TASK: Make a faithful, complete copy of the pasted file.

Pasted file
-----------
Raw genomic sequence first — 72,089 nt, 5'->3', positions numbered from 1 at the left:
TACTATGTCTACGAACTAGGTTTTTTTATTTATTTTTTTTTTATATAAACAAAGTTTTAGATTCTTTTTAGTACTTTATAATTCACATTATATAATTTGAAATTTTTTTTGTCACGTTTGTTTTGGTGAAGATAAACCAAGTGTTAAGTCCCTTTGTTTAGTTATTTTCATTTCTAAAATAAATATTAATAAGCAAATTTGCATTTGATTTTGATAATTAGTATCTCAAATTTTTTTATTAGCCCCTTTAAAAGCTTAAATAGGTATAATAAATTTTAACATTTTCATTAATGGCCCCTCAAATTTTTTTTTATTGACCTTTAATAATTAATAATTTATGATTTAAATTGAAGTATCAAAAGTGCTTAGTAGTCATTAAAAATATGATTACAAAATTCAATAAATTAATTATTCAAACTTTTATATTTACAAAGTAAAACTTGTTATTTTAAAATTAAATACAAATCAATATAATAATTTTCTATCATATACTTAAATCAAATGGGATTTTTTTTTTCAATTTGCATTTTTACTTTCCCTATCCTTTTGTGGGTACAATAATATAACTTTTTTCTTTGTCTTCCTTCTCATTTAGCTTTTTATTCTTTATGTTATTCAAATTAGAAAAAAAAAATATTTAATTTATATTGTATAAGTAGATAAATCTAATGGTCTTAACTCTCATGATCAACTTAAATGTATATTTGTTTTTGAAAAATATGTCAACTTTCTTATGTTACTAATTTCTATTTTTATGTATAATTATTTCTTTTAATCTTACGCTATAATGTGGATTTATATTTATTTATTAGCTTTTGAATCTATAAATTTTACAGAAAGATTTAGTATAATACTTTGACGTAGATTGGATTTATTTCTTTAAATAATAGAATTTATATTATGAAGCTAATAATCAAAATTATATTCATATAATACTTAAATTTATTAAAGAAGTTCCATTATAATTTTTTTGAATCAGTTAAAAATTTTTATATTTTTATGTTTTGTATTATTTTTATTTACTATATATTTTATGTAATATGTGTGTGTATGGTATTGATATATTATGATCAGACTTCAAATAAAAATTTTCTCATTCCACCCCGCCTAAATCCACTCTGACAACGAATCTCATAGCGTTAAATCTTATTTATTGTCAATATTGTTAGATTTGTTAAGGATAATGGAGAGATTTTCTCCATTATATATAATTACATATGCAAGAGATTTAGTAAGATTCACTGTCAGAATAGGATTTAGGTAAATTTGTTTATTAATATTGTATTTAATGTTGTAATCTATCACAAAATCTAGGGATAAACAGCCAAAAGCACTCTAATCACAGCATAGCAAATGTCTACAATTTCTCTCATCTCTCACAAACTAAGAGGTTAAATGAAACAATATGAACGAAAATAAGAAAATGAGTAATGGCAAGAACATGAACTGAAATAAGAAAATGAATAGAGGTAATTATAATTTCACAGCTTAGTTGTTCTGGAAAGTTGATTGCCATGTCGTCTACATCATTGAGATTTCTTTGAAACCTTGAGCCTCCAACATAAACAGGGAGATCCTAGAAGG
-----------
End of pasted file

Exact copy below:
Raw genomic sequence first — 72,089 nt, 5'->3', positions numbered from 1 at the left:
TACTATGTCTACGAACTAGGTTTTTTTATTTATTTTTTTTTTATATAAACAAAGTTTTAGATTCTTTTTAGTACTTTATAATTCACATTATATAATTTGAAATTTTTTTTGTCACGTTTGTTTTGGTGAAGATAAACCAAGTGTTAAGTCCCTTTGTTTAGTTATTTTCATTTCTAAAATAAATATTAATAAGCAAATTTGCATTTGATTTTGATAATTAGTATCTCAAATTTTTTTATTAGCCCCTTTAAAAGCTTAAATAGGTATAATAAATTTTAACATTTTCATTAATGGCCCCTCAAATTTTTTTTTATTGACCTTTAATAATTAATAATTTATGATTTAAATTGAAGTATCAAAAGTGCTTAGTAGTCATTAAAAATATGATTACAAAATTCAATAAATTAATTATTCAAACTTTTATATTTACAAAGTAAAACTTGTTATTTTAAAATTAAATACAAATCAATATAATAATTTTCTATCATATACTTAAATCAAATGGGATTTTTTTTTTCAATTTGCATTTTTACTTTCCCTATCCTTTTGTGGGTACAATAATATAACTTTTTTCTTTGTCTTCCTTCTCATTTAGCTTTTTATTCTTTATGTTATTCAAATTAGAAAAAAAAAATATTTAATTTATATTGTATAAGTAGATAAATCTAATGGTCTTAACTCTCATGATCAACTTAAATGTATATTTGTTTTTGAAAAATATGTCAACTTTCTTATGTTACTAATTTCTATTTTTATGTATAATTATTTCTTTTAATCTTACGCTATAATGTGGATTTATATTTATTTATTAGCTTTTGAATCTATAAATTTTACAGAAAGATTTAGTATAATACTTTGACGTAGATTGGATTTATTTCTTTAAATAATAGAATTTATATTATGAAGCTAATAATCAAAATTATATTCATATAATACTTAAATTTATTAAAGAAGTTCCATTATAATTTTTTTGAATCAGTTAAAAATTTTTATATTTTTATGTTTTGTATTATTTTTATTTACTATATATTTTATGTAATATGTGTGTGTATGGTATTGATATATTATGATCAGACTTCAAATAAAAATTTTCTCATTCCACCCCGCCTAAATCCACTCTGACAACGAATCTCATAGCGTTAAATCTTATTTATTGTCAATATTGTTAGATTTGTTAAGGATAATGGAGAGATTTTCTCCATTATATATAATTACATATGCAAGAGATTTAGTAAGATTCACTGTCAGAATAGGATTTAGGTAAATTTGTTTATTAATATTGTATTTAATGTTGTAATCTATCACAAAATCTAGGGATAAACAGCCAAAAGCACTCTAATCACAGCATAGCAAATGTCTACAATTTCTCTCATCTCTCACAAACTAAGAGGTTAAATGAAACAATATGAACGAAAATAAGAAAATGAGTAATGGCAAGAACATGAACTGAAATAAGAAAATGAATAGAGGTAATTATAATTTCACAGCTTAGTTGTTCTGGAAAGTTGATTGCCATGTCGTCTACATCATTGAGATTTCTTTGAAACCTTGAGCCTCCAACATAAACAGGGAGATCCTAGAAGG